(1) When the governing body of a city adopts a resolution as aforesaid, the mayor, with the approval of the governing body, shall promptly appoint no fewer than five persons, and no more than seven persons, as commissioners of the authority created for such city. Three of the commissioners who are first appointed shall be designated to serve for terms of 1, 2, and 3 years respectively; the remaining commissioners shall be designated to serve for terms of 4 years each, from the date of their appointment. Thereafter, each commissioner shall be appointed as aforesaid for a term of office of 4 years, except that a vacancy shall be filled for the unexpired term by an appointment by the mayor with the approval of the governing body within 60 days after such vacancy occurs. Each housing authority created pursuant to this chapter shall have at least one commissioner who shall be a resident who is current in rent in a housing project or a person of low or very low income who resides within the housing authority’s jurisdiction and is receiving rent subsidy through a program administered by the authority or public housing agency that has jurisdiction for the same locality served by the housing authority, which commissioner shall be appointed at the time a vacancy exists. In the case of an authority which has no completed project, no tenant-commissioner shall be appointed until 10 percent of the units in the first project of the authority have been occupied. The cessation of a tenant-commissioner’s tenancy in a housing project or the cessation of rent subsidy shall remove such tenant-commissioner from office, and another person meeting the qualifications required for the office shall be appointed for the unexpired portion of the term. After all reasonable efforts have been made and documented, if the commissioners find that no housing project resident or rent subsidy recipient is available to serve as a tenant-commissioner, the existing vacancy shall then be filled through the normal appointment procedures set forth in this subsection. However, such normal appointment shall not preclude the requirement to exercise diligence in all succeeding vacancies to attempt to first appoint a tenant-commissioner until at least one tenant-commissioner has been appointed. No commissioner of an authority may be an officer or employee of the city for which the authority is created. A commissioner shall hold office until a successor has been appointed and has qualified. A certificate of the appointment or reappointment of any commissioner shall be filed with the clerk, and such certificate shall be conclusive evidence of the due and proper appointment of such commissioner. A commissioner shall receive no compensation for his or her services but shall be entitled to the necessary expenses, including travel expenses, incurred in the discharge of his or her duties. The requirements of this subsection with respect to the number of commissioners of a housing authority apply without regard to the date on which the housing authority was created.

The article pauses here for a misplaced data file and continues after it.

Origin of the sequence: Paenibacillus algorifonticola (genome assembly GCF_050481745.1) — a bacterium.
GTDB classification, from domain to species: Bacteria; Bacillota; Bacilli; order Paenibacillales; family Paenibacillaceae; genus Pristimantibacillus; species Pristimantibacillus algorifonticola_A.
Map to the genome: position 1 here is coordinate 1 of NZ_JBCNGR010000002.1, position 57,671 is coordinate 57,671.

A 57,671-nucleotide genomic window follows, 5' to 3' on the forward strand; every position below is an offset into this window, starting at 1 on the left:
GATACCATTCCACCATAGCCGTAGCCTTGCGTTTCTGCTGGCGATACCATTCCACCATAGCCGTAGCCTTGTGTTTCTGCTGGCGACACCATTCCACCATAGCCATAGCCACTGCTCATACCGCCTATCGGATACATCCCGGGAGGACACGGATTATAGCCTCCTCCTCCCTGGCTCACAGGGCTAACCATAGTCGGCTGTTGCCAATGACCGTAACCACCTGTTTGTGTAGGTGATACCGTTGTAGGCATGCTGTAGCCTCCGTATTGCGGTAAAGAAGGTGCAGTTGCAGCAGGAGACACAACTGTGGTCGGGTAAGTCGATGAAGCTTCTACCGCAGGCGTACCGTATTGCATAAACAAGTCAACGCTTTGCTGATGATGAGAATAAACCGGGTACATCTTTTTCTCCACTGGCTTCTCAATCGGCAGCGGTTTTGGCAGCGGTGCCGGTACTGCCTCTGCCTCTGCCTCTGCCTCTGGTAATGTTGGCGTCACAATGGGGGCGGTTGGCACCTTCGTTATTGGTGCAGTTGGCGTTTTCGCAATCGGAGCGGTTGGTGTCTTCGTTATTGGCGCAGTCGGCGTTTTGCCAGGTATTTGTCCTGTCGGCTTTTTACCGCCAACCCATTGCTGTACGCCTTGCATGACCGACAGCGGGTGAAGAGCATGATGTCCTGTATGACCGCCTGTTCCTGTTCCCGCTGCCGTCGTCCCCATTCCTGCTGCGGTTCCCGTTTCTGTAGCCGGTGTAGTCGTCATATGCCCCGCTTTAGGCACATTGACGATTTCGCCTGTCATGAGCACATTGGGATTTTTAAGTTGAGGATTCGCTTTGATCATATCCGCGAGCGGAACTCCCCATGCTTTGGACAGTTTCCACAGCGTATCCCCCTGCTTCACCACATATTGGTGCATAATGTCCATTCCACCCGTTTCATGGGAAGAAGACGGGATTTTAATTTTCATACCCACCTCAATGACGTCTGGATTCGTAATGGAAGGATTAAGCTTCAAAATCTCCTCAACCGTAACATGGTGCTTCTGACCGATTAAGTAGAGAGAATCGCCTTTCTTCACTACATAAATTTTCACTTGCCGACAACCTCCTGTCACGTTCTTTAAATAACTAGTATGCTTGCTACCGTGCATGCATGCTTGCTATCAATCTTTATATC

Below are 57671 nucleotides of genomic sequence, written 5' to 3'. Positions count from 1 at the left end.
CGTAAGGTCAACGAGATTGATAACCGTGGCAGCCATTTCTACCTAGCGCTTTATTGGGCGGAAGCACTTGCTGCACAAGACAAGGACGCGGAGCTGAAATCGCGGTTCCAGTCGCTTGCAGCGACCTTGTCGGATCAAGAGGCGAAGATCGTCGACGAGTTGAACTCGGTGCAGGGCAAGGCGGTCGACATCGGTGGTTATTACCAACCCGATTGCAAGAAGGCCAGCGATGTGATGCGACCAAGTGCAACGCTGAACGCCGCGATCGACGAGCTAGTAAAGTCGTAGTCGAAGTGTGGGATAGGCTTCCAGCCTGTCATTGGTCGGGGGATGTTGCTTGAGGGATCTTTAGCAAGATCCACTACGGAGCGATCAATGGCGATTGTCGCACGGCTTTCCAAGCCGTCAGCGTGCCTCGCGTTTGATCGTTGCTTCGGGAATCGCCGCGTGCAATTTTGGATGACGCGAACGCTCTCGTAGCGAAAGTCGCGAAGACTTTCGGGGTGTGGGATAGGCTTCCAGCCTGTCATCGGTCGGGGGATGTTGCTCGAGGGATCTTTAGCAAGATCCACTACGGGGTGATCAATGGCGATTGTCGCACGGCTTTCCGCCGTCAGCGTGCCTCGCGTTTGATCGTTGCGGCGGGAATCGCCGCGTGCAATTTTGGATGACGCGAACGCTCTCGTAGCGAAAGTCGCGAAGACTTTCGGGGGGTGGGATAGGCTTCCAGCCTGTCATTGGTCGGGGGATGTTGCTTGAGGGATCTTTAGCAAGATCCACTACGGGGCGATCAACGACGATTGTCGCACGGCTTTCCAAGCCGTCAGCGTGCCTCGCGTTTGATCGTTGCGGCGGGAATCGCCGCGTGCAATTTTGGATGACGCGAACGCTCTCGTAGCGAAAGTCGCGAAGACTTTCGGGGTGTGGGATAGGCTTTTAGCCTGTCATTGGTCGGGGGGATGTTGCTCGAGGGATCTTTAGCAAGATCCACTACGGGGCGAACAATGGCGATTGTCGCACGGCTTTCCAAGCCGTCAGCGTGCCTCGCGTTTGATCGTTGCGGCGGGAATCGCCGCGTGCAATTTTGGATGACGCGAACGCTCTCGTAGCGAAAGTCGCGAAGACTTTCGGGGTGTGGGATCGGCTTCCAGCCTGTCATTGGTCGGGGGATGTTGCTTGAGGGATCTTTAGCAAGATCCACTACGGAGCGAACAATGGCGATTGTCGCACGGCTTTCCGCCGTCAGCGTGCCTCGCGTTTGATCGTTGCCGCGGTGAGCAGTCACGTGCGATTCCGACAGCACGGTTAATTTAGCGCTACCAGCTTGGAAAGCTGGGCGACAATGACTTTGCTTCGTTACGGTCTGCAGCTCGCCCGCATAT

(2) The powers of each authority shall be vested in the commissioners thereof in office from time to time. A majority of the commissioners shall constitute a quorum of the authority for the purpose of conducting its business and exercising its powers and for all other purposes. Action may be taken by the authority upon a vote of a majority of the commissioners present, unless in any case the bylaws of the authority require a larger number. The mayor with the concurrence of the governing body shall designate which of the commissioners appointed shall be the first chair, but when the office of the chair of the authority thereafter becomes vacant, the authority shall select a chair from among its commissioners. An authority shall select from among its commissioners a vice chair; and it may employ a secretary, who shall be the executive director, technical experts, and such other officers, agents, and employees, permanent and temporary, as it may require and shall determine their qualifications, duties, and compensation. For such legal services as it may require, an authority may call upon the chief law officer of the city or may employ its own counsel and legal staff. An authority may delegate to one or more of its agents or employees such powers or duties as it may deem proper.
(3) Notwithstanding the limitation contained in subsection (1) on the number of commissioners of a housing authority, any housing authority that has more than seven commissioners on March 28, 1991, may maintain the same number of commissioners it had on March 28, 1991.